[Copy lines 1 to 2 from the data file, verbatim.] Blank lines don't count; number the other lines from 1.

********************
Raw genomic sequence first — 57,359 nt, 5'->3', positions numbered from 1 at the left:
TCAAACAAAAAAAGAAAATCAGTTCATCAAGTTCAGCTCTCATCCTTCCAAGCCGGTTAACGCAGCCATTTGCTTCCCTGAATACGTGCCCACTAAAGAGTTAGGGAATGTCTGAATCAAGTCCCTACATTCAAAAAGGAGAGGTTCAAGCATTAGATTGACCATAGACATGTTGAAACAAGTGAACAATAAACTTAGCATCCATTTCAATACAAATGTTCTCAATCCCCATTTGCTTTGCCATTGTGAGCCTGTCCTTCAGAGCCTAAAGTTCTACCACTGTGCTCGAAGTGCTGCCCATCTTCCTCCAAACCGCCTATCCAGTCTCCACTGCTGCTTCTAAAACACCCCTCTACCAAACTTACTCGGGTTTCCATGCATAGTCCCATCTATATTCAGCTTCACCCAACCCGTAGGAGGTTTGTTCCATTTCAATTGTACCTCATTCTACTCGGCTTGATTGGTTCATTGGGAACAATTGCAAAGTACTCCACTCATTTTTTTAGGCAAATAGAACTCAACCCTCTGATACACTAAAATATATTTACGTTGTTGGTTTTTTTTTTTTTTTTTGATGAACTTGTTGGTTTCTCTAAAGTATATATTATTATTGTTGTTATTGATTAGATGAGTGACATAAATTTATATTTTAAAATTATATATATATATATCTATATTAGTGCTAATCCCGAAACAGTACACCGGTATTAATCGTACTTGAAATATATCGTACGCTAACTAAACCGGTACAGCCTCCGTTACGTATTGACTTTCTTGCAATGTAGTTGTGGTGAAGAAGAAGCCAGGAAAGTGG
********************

Raw genomic sequence first — 57,359 nt, 5'->3', positions numbered from 1 at the left:
TCAAACAAAAAAAGAAAATCAGTTCATCAAGTTCAGCTCTCATCCTTCCAAGCCGGTTAACGCAGCCATTTGCTTCCCTGAATACGTGCCCACTAAAGAGTTAGGGAATGTCTGAATCAAGTCCCTACATTCAAAAAGGAGAGGTTCAAGCATTAGATTGACCATAGACATGTTGAAACAAGTGAACAATAAACTTAGCATCCATTTCAATACAAATGTTCTCAATCCCCATTTGCTTTGCCATTGTGAGCCTGTCCTTCAGAGCCTAAAGTTCTACCACTGTGCTCGAAGTGCTGCCCATCTTCCTCCAAACCGCCTATCCAGTCTCCACTGCTGCTTCTAAAACACCCCTCTACCAAACTTACTCGGGTTTCCATGCATAGTCCCATCTATATTCAGCTTCACCCAACCCGTAGGAGGTTTGTTCCATTTCAATTGTACCTCATTCTACTCGGCTTGATTGGTTCATTGGGAACAATTGCAAAGTACTCCACTCATTTTTTTAGGCAAATAGAACTCAACCCTCTGATACACTAAAATATATTTACGTTGTTGGTTTTTTTTTTTTTTTTTGATGAACTTGTTGGTTTCTCTAAAGTATATATTATTATTGTTGTTATTGATTAGATGAGTGACATAAATTTATATTTTAAAATTATATATATATATATCTATATTAGTGCTAATCCCGAAACAGTACACCGGTATTAATCGTACTTGAAATATATCGTACGCTAACTAAACCGGTACAGCCTCCGTTACGTATTGACTTTCTTGCAATGTAGTTGTGGTGAAGAAGAAGCCAGGAAAGTGG